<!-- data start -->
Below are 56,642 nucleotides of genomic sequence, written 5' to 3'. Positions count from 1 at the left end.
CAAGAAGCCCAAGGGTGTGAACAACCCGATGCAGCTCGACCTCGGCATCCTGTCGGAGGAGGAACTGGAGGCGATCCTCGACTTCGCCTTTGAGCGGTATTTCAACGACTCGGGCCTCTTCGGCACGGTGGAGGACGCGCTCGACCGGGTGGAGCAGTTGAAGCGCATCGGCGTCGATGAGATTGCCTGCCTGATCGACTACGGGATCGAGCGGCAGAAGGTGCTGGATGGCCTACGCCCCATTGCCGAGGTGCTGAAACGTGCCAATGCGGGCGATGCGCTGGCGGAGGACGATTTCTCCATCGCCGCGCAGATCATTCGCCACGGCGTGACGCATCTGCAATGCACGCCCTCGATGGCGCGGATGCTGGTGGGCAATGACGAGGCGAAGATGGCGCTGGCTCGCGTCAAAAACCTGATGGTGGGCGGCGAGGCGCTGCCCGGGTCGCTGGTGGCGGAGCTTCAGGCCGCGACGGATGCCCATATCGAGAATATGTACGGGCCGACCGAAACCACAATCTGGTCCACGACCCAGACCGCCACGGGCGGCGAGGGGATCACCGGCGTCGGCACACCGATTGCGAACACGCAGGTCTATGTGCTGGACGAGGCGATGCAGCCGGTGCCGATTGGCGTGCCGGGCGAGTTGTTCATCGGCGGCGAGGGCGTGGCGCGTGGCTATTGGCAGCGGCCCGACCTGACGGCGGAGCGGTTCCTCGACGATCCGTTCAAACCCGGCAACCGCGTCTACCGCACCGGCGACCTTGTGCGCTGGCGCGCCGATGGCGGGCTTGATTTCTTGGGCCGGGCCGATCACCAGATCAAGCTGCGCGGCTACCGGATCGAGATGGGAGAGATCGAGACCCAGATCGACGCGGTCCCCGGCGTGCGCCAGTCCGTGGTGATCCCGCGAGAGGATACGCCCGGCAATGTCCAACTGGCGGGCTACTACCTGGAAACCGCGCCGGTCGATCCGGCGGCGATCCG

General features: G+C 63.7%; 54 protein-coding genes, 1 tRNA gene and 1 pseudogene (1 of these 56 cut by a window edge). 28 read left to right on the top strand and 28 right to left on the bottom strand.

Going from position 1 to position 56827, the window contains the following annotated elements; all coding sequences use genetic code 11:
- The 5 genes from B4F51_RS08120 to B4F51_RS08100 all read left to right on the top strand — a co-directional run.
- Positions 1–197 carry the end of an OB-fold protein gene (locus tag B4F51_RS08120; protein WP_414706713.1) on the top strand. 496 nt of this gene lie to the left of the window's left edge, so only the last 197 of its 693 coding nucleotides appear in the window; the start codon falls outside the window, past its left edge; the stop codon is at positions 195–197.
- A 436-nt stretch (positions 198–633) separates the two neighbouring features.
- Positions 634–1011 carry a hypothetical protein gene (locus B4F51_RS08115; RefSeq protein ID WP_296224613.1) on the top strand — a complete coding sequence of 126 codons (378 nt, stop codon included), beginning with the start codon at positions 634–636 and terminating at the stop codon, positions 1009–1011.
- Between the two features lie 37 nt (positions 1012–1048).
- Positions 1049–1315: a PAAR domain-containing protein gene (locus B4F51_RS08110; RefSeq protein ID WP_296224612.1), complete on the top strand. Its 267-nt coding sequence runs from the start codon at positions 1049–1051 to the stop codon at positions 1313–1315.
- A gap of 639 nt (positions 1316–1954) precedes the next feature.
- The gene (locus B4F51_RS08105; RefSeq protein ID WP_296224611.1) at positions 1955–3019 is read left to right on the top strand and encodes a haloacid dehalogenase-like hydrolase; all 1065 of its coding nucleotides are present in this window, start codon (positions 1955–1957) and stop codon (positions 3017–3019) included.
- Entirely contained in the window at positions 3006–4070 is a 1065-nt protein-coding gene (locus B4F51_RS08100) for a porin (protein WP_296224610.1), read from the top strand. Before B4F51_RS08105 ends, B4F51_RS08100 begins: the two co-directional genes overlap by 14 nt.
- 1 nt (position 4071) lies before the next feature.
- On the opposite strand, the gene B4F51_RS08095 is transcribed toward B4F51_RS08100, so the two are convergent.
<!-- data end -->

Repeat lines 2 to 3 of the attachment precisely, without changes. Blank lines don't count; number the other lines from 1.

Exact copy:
CAAGAAGCCCAAGGGTGTGAACAACCCGATGCAGCTCGACCTCGGCATCCTGTCGGAGGAGGAACTGGAGGCGATCCTCGACTTCGCCTTTGAGCGGTATTTCAACGACTCGGGCCTCTTCGGCACGGTGGAGGACGCGCTCGACCGGGTGGAGCAGTTGAAGCGCATCGGCGTCGATGAGATTGCCTGCCTGATCGACTACGGGATCGAGCGGCAGAAGGTGCTGGATGGCCTACGCCCCATTGCCGAGGTGCTGAAACGTGCCAATGCGGGCGATGCGCTGGCGGAGGACGATTTCTCCATCGCCGCGCAGATCATTCGCCACGGCGTGACGCATCTGCAATGCACGCCCTCGATGGCGCGGATGCTGGTGGGCAATGACGAGGCGAAGATGGCGCTGGCTCGCGTCAAAAACCTGATGGTGGGCGGCGAGGCGCTGCCCGGGTCGCTGGTGGCGGAGCTTCAGGCCGCGACGGATGCCCATATCGAGAATATGTACGGGCCGACCGAAACCACAATCTGGTCCACGACCCAGACCGCCACGGGCGGCGAGGGGATCACCGGCGTCGGCACACCGATTGCGAACACGCAGGTCTATGTGCTGGACGAGGCGATGCAGCCGGTGCCGATTGGCGTGCCGGGCGAGTTGTTCATCGGCGGCGAGGGCGTGGCGCGTGGCTATTGGCAGCGGCCCGACCTGACGGCGGAGCGGTTCCTCGACGATCCGTTCAAACCCGGCAACCGCGTCTACCGCACCGGCGACCTTGTGCGCTGGCGCGCCGATGGCGGGCTTGATTTCTTGGGCCGGGCCGATCACCAGATCAAGCTGCGCGGCTACCGGATCGAGATGGGAGAGATCGAGACCCAGATCGACGCGGTCCCCGGCGTGCGCCAGTCCGTGGTGATCCCGCGAGAGGATACGCCCGGCAATGTCCAACTGGCGGGCTACTACCTGGAAACCGCGCCGGTCGATCCGGCGGCGATCCG

General features: G+C 63.7%; 54 protein-coding genes, 1 tRNA gene and 1 pseudogene (1 of these 56 cut by a window edge). 28 read left to right on the top strand and 28 right to left on the bottom strand.